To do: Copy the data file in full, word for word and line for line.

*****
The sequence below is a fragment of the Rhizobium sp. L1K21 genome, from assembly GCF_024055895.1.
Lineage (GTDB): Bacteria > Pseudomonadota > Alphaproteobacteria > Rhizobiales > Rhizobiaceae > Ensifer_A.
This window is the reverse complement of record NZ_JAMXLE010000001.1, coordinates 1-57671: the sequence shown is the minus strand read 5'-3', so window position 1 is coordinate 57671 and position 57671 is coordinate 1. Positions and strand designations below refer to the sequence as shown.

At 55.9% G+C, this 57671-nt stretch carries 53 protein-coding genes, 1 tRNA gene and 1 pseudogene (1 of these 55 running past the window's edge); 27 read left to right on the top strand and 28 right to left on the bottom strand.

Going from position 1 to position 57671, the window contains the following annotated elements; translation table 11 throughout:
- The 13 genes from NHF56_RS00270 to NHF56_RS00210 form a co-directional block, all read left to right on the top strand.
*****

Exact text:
The sequence below is a fragment of the Rhizobium sp. L1K21 genome, from assembly GCF_024055895.1.
Lineage (GTDB): Bacteria > Pseudomonadota > Alphaproteobacteria > Rhizobiales > Rhizobiaceae > Ensifer_A.
This window is the reverse complement of record NZ_JAMXLE010000001.1, coordinates 1-57671: the sequence shown is the minus strand read 5'-3', so window position 1 is coordinate 57671 and position 57671 is coordinate 1. Positions and strand designations below refer to the sequence as shown.

At 55.9% G+C, this 57671-nt stretch carries 53 protein-coding genes, 1 tRNA gene and 1 pseudogene (1 of these 55 running past the window's edge); 27 read left to right on the top strand and 28 right to left on the bottom strand.

Going from position 1 to position 57671, the window contains the following annotated elements; translation table 11 throughout:
- The 13 genes from NHF56_RS00270 to NHF56_RS00210 form a co-directional block, all read left to right on the top strand.